“time for action”

“time for action”

It seems that “America first” means America alone … and that is not good for America or for the rest of the world.

Fortunately, there remain leaders of erstwhile allies and partners who refuse to be bullied and who are prepared to stay the course for the sake of the well-being, not only of their own compatriots, but of all of humanity and of the planet we share. The president of the European Commission, Jean-Claude Juncker, said today:

The European Union will not renegotiate the Paris Agreement [on climate change]. The 29 articles of the agreement must be implemented and not renegotiated. Climate action does not need more distractions. We have spent 20 years negotiating. Now it is the time for action. Now it is the time for implementation.

He affirmed that the US ‘abandonment’ will not mean the end of the agreement, but would make the world more united and determined to work towards the accord’s full implementation.

Because we must! If we care about our children and our grandchildren, we must! If we care about the planet with which we have been entrusted, we must!

Climate change is truly a global issue, an impending catastrophe to which all peoples contribute and by which all peoples will be impacted. Confronting its perils will require long-range thinking, coordinated effort, and common sacrifice. There is no better or worse “deal” to be found, for any given nation, for any given economy. There may not be nations, let alone economies, if we do not act now with resolve.

May the best hopes of European leaders like Hilda Heine, president of the Marshall Islands, be fulfilled that the nations of the world may “use the three years before the US pulls out of Paris to try to convince President Trump of the importance of climate action.” And may American recover some of its capacity for moral leadership, leading not by intimidation, but by example, not saying “me first,” but standing for liberty and justice and dignity and life for all.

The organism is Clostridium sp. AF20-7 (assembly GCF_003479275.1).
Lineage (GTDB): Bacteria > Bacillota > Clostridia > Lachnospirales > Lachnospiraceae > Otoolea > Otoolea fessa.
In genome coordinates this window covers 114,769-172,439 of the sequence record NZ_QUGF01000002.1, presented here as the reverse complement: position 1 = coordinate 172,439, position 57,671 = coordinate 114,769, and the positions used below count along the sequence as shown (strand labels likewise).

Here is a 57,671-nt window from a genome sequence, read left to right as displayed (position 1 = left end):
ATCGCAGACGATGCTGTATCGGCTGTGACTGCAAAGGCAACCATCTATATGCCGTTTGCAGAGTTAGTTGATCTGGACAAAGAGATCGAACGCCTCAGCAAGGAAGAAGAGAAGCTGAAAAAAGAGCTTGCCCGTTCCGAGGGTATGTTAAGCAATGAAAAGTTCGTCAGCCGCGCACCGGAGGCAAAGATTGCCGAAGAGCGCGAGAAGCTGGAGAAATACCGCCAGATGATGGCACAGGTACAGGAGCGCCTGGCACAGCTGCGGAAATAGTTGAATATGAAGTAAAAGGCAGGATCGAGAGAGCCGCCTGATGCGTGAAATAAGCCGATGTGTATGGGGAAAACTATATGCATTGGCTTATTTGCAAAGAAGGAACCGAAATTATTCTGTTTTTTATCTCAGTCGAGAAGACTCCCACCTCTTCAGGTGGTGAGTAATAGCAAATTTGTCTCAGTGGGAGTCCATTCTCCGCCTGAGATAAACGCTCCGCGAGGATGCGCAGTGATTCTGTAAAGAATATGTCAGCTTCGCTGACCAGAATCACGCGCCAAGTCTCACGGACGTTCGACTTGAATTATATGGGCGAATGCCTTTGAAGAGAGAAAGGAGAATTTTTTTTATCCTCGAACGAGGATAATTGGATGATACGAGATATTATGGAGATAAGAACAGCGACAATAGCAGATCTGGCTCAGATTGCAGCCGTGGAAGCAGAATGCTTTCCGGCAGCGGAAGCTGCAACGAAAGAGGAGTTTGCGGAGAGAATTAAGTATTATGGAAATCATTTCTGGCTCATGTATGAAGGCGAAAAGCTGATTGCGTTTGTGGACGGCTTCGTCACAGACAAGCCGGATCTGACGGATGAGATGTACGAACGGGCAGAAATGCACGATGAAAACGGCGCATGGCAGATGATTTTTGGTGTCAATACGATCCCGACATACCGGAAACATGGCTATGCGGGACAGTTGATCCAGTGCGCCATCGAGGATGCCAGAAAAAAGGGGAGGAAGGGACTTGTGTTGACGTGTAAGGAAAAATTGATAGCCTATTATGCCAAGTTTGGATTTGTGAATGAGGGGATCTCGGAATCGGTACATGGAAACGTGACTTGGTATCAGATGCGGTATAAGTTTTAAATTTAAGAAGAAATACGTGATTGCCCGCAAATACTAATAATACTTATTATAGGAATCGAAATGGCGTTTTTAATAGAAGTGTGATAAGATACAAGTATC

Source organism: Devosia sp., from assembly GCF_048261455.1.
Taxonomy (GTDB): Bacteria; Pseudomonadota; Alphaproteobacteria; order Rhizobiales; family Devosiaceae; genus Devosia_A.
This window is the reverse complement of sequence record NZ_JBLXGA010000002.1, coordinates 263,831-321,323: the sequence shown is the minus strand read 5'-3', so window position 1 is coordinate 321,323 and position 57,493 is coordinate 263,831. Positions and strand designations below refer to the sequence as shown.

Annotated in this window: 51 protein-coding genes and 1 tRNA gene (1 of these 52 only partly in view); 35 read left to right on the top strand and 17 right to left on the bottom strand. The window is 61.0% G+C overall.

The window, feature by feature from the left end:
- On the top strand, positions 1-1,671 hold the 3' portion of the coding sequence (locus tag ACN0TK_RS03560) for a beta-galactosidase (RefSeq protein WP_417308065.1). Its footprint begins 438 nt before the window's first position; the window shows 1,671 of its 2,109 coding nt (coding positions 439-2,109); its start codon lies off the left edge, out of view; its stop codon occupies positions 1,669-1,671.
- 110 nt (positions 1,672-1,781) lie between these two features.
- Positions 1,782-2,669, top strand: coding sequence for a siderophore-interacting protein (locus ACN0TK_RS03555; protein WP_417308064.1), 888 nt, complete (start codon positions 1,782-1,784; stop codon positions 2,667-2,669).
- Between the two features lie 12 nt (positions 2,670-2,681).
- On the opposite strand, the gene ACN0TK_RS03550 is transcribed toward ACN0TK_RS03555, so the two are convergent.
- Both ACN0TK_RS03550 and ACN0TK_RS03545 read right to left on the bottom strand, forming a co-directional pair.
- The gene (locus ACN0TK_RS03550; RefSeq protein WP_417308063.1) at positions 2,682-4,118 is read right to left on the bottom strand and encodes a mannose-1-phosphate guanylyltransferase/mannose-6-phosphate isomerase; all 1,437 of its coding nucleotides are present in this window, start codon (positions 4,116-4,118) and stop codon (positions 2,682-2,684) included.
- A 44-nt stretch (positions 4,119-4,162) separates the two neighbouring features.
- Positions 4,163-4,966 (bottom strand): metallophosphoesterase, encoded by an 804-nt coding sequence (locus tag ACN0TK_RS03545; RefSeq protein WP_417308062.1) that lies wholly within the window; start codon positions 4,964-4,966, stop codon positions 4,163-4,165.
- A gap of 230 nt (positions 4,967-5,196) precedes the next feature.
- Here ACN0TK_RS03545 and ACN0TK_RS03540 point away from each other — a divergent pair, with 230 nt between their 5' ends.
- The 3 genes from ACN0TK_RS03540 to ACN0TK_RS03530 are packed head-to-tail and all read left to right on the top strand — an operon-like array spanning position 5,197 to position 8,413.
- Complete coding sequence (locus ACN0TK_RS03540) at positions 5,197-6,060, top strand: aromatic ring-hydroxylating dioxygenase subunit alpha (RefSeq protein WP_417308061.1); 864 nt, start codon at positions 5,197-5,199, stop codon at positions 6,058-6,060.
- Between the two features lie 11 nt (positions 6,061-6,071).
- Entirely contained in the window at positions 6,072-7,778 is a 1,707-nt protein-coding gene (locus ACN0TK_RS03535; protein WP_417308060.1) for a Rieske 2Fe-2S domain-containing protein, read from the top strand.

One thought on ““time for action”

  1. The Paris Accord was a very poor agreement. I agree with the idea of common sacrifice, but this agreement would have the U.S. bearing the brunt of the burden with the world’s largest polluters having no obligation to do anything at all for years to come. It would have not improved our climate or our environment but would have crippled our economy with massive unemployment and sharply increased energy costs. Our country has made more progress on carbon pollution than any other and will continue to do so without this treaty. President Trump did the right thing, and you should thank him.

Leave a Reply

Your email address will not be published.